Scanxiety and Me
Is there anyone who has ever received a cancer diagnosis that doesn't at one time or another have a fear of recurrence? I'm not much of a worrier, but I know that I have had the occasion when I was just sure I could feel a new knot on my collarbone, the place where my cancer was first discovered.
Who among us doesn't breathe a sigh of relief after we either read the radiologist's report or hear our oncologist tell us that our latest scans showed no change from the previous scan? I can't imagine that there's anyone who doesn't quit holding their breath at least a little at that news.
But, there's a difference in having a little niggling of concern and a full-out panic attack. I know people who go into complete panic mode for several days before they have a routine CT scan and stay in that mode until they finally hear the doctor say, "You're still NED." I mean, they are so paralyzed by fear that they refuse to even leave the house for about a week, except to go for the scan.
Where does the panic come from?
I don't suffer much from scanxiety myself. In fact, I am always a little anxious to have a new scan. I don't know if it is because I had them every six weeks for four years or what. When I had them so frequently, I grew accustomed to knowing whether the drugs were still controlling my cancer or not, almost in real-time.
Now, I have scans every four months and by the end of month three, I'm ready to go get another scan. Unlike some people I know, I look forward to the scan because it is going to tell my doctor and me whether I can breathe easy for another three or four months because I'm still stable ... or whether we need to come up with another plan of attack. Either way, I want to know where I stand.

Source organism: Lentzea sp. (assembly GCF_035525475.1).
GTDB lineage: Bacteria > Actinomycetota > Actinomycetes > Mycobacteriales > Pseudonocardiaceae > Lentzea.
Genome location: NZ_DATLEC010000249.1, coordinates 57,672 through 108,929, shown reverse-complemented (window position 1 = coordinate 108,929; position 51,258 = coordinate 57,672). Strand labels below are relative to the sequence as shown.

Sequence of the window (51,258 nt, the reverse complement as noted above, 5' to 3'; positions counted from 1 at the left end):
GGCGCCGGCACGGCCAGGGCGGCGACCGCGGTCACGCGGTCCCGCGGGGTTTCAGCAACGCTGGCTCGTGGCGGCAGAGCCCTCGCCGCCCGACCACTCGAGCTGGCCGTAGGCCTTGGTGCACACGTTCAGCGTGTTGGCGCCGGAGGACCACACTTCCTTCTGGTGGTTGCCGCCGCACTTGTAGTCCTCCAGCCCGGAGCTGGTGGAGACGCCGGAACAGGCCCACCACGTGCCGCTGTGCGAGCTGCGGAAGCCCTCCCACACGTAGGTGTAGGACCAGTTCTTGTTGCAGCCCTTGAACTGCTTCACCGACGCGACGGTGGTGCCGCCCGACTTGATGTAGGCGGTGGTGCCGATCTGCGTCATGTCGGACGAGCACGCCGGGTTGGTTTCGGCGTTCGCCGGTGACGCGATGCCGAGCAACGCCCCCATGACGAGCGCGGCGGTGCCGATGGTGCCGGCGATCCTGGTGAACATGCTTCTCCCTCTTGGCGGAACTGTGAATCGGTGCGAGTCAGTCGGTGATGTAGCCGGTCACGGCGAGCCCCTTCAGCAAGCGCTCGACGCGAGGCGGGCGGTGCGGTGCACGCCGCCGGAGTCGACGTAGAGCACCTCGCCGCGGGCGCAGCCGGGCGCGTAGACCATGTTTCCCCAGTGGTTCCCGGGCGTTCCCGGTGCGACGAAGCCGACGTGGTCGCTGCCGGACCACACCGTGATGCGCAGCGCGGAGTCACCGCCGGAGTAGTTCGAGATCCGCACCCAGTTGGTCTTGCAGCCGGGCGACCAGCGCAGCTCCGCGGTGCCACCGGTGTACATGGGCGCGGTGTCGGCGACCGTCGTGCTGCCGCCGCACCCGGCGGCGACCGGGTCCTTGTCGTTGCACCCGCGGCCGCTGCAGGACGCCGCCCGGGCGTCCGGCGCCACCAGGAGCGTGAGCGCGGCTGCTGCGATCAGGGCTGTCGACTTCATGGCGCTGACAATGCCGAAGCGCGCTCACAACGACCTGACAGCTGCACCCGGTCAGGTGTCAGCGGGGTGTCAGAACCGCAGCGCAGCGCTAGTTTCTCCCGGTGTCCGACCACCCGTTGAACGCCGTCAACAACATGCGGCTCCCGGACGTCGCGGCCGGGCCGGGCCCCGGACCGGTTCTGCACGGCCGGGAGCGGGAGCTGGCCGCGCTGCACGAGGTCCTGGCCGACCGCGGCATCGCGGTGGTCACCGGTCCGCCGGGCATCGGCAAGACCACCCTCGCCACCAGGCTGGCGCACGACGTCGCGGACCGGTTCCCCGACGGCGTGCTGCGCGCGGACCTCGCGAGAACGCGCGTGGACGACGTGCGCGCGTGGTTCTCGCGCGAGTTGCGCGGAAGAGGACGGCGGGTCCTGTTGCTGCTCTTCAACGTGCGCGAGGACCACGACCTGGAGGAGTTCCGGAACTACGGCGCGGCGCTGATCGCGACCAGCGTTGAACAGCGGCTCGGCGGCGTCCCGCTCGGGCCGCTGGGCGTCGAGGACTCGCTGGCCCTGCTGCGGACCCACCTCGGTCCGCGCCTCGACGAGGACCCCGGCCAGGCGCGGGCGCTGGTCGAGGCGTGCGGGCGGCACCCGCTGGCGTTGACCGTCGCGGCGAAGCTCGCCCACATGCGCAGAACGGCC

My experience with scans
Maybe I don't go into panic mode because only twice during my six years with cancer have I been told that I have significant tumor growth. The first time was after I finished my rounds of traditional chemo and my oncologist gave me a slight break from treatment to let my body recuperate. That time, all of the progress we'd made from the chemo treatments was lost.
I was left with a decision to make. I could try another chemo or go into a clinical trial. I wasted no time at all getting into a clinical trial. And, that was the best decision I have made during this cancer journey.
My trial happened to be for a drug that is common these days - Opdivo (nivolumab). I am one of those people who respond well to immunotherapy with few side effects. For four years, my cancer remained stable.
Then, one tumor began to grow again (ironically, the one on my collarbone). I made my second best decision since my diagnosis and decided to have it radiated. That obliterated the tumor and I started back onto Opdivo.
Making informed decisions
So for me, scans have led to my being forced to make decisions on occasion. And, the decisions that I've made are some that I consider my best.
Do you considered yourself to be a well-informed lung cancer patient?